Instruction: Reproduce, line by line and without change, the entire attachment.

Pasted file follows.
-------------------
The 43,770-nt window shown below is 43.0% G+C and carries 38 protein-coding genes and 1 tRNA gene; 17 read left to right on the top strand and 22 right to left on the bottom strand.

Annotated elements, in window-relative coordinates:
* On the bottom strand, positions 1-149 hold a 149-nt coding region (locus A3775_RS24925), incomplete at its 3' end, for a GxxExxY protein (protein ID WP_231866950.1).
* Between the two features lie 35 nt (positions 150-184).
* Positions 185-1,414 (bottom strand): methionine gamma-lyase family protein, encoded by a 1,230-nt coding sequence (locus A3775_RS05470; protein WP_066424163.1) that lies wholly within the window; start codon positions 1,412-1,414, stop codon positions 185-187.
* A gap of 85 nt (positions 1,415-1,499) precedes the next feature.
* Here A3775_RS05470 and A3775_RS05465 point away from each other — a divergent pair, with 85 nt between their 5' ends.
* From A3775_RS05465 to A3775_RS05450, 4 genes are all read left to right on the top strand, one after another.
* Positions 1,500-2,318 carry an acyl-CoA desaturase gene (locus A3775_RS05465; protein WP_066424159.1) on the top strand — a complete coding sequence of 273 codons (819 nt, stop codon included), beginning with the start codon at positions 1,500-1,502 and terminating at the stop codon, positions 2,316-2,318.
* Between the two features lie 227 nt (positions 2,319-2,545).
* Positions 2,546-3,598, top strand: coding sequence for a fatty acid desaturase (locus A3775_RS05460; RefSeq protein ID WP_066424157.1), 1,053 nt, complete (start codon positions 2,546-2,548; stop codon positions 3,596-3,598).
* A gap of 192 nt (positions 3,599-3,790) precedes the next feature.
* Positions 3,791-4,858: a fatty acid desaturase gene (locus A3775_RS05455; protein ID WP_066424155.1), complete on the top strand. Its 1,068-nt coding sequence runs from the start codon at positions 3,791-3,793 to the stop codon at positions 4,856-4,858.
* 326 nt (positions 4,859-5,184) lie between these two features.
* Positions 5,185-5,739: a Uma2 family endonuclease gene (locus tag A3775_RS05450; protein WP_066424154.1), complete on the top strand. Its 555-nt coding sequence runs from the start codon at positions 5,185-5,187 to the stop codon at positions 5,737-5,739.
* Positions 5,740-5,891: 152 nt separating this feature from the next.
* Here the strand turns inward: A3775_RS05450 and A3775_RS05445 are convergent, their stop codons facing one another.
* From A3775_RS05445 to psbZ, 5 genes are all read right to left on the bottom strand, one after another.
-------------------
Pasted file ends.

The 43,770-nt window shown below is 43.0% G+C and carries 38 protein-coding genes and 1 tRNA gene; 17 read left to right on the top strand and 22 right to left on the bottom strand.

Annotated elements, in window-relative coordinates:
* On the bottom strand, positions 1-149 hold a 149-nt coding region (locus A3775_RS24925), incomplete at its 3' end, for a GxxExxY protein (protein ID WP_231866950.1).
* Between the two features lie 35 nt (positions 150-184).
* Positions 185-1,414 (bottom strand): methionine gamma-lyase family protein, encoded by a 1,230-nt coding sequence (locus A3775_RS05470; protein WP_066424163.1) that lies wholly within the window; start codon positions 1,412-1,414, stop codon positions 185-187.
* A gap of 85 nt (positions 1,415-1,499) precedes the next feature.
* Here A3775_RS05470 and A3775_RS05465 point away from each other — a divergent pair, with 85 nt between their 5' ends.
* From A3775_RS05465 to A3775_RS05450, 4 genes are all read left to right on the top strand, one after another.
* Positions 1,500-2,318 carry an acyl-CoA desaturase gene (locus A3775_RS05465; protein WP_066424159.1) on the top strand — a complete coding sequence of 273 codons (819 nt, stop codon included), beginning with the start codon at positions 1,500-1,502 and terminating at the stop codon, positions 2,316-2,318.
* Between the two features lie 227 nt (positions 2,319-2,545).
* Positions 2,546-3,598, top strand: coding sequence for a fatty acid desaturase (locus A3775_RS05460; RefSeq protein ID WP_066424157.1), 1,053 nt, complete (start codon positions 2,546-2,548; stop codon positions 3,596-3,598).
* A gap of 192 nt (positions 3,599-3,790) precedes the next feature.
* Positions 3,791-4,858: a fatty acid desaturase gene (locus A3775_RS05455; protein ID WP_066424155.1), complete on the top strand. Its 1,068-nt coding sequence runs from the start codon at positions 3,791-3,793 to the stop codon at positions 4,856-4,858.
* 326 nt (positions 4,859-5,184) lie between these two features.
* Positions 5,185-5,739: a Uma2 family endonuclease gene (locus tag A3775_RS05450; protein WP_066424154.1), complete on the top strand. Its 555-nt coding sequence runs from the start codon at positions 5,185-5,187 to the stop codon at positions 5,737-5,739.
* Positions 5,740-5,891: 152 nt separating this feature from the next.
* Here the strand turns inward: A3775_RS05450 and A3775_RS05445 are convergent, their stop codons facing one another.
* From A3775_RS05445 to psbZ, 5 genes are all read right to left on the bottom strand, one after another.